My point is just that setCancellable() is a misleading method name given that it is invoked when flowable is cancel() but also when onComplete() or onError().
    David Karnok
    @akarnokd
    Why would you complete for some consumers in the create() while not for others?
    Yannick Lecaillez
    @ylecaillez
    Sorry i don't understand your question. Each requests shared by the RequestState have its own Flowable.create()
    because each requests is producing a Flowable<Response>
    once a request is onComplete(), a Flowable.concat(), subscribe to the next one. If the RequestSTate is cancelled, then the processing will throw and stop subsequent request to be subscribed. Otherwise, the request will produce result, then onComplete(), then the Flowable.concat() will subscribe to the next one. And so on
    David Karnok
    @akarnokd
    So is setDisposable. The behavior then is provided by the Emitter. I don't see any case for misleading naming, just misunderstanding. The main use case for setCancellable is to release resources created within the emitter callback which are scoped for the duration of the emission. If you have external resources that are shared, you'll need other means to release them considering how a solution would interact with it.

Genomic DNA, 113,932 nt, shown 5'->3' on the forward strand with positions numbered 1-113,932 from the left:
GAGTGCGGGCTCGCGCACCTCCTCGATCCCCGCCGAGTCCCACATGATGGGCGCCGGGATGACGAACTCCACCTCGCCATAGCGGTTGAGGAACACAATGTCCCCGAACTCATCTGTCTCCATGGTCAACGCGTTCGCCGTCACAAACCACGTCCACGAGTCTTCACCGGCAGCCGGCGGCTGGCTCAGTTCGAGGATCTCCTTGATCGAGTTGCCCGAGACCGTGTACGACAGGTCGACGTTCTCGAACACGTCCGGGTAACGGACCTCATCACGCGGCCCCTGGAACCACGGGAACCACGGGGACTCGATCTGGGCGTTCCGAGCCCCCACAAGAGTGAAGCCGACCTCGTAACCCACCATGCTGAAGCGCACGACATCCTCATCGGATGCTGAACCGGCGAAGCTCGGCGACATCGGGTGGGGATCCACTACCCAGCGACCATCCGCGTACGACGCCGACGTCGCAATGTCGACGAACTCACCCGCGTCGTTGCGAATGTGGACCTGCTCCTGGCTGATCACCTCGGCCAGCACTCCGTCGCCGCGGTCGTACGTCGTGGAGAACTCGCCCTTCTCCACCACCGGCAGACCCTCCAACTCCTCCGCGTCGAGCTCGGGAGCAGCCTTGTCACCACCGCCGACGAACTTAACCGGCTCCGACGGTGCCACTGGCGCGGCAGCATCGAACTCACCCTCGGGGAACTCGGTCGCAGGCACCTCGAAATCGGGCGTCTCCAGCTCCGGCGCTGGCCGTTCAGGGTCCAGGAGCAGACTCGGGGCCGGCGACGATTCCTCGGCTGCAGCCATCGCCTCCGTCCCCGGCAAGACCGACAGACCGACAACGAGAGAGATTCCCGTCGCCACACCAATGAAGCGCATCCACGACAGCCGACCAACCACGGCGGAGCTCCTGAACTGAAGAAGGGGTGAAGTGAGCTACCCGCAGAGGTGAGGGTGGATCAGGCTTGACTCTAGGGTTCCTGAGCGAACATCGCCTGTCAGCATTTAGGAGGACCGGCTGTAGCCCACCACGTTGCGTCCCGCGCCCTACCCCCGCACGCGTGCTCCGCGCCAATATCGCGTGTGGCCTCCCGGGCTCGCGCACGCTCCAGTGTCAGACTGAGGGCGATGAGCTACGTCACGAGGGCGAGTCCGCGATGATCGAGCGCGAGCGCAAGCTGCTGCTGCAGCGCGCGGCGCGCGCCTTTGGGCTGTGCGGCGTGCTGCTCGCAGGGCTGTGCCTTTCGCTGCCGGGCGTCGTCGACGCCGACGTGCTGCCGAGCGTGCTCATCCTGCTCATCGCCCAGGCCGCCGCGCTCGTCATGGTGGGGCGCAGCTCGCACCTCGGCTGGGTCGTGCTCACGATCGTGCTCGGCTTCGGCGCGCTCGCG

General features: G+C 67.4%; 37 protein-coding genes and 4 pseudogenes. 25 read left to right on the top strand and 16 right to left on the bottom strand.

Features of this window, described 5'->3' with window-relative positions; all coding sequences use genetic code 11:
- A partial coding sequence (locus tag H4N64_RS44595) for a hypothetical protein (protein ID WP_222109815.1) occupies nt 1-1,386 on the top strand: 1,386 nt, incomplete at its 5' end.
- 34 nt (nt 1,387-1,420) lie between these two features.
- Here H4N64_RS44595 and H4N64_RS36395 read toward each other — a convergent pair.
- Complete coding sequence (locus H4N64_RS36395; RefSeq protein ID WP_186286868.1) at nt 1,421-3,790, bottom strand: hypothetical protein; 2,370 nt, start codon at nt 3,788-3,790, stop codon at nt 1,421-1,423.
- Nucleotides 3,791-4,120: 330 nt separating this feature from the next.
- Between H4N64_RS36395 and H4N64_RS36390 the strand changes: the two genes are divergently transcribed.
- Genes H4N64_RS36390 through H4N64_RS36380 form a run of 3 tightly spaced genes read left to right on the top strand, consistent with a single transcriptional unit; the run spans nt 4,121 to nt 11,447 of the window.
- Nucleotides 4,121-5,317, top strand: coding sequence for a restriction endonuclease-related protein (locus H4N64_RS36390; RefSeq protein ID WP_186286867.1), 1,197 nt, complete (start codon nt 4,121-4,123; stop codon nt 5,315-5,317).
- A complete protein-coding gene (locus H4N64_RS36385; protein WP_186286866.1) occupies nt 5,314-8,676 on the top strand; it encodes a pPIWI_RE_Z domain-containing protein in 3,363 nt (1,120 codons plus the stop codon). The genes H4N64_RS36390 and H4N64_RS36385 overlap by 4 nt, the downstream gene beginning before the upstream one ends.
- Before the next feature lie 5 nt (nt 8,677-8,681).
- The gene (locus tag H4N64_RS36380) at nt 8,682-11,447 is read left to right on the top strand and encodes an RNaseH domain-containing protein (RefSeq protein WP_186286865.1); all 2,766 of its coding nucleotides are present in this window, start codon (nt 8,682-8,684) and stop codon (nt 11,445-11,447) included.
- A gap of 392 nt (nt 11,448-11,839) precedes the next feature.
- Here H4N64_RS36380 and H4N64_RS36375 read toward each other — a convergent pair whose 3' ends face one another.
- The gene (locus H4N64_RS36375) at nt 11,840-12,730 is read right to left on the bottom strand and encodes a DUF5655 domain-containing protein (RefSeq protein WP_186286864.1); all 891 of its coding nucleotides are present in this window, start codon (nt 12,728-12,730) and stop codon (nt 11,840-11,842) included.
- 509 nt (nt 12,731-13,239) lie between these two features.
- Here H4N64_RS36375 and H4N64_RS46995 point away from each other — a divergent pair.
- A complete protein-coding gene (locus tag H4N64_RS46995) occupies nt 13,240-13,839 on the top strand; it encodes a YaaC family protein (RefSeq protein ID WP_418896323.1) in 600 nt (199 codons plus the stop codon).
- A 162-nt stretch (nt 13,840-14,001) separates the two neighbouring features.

Yannick Lecaillez
    @ylecaillez
    But why "Cancellable" then ? Why not "setFinally" or "setFinalizer" or whatever ? I mean cancel() has a special meaning in Flowable. This is the thing i found misleading
    But of course YMMV, this is just a remark from a RxJava user :)
    I should not have used setCancellable() for my use case, this is an error on my side. BUT i would probably not used it at the first place if it was named "setFinalizer" or sthg like that.
    Yannick Lecaillez
    @ylecaillez
    Note that the javadoc of FlowbableEmitter.isCancelled() is also misleading: Returns true if the downstream cancelled the sequence.
    It'll also returns true if the stream is terminated (onComplete/onError)
    David Karnok
    @akarnokd

    The governing rule here is 1.6:

    "If a Publisher signals either onError or onComplete on a Subscriber, that Subscriber’s Subscription MUST be considered cancelled.
    The intent of this rule is to make sure that a Subscription is treated the same no matter if it was cancelled, the Publisher signalled onError or onComplete."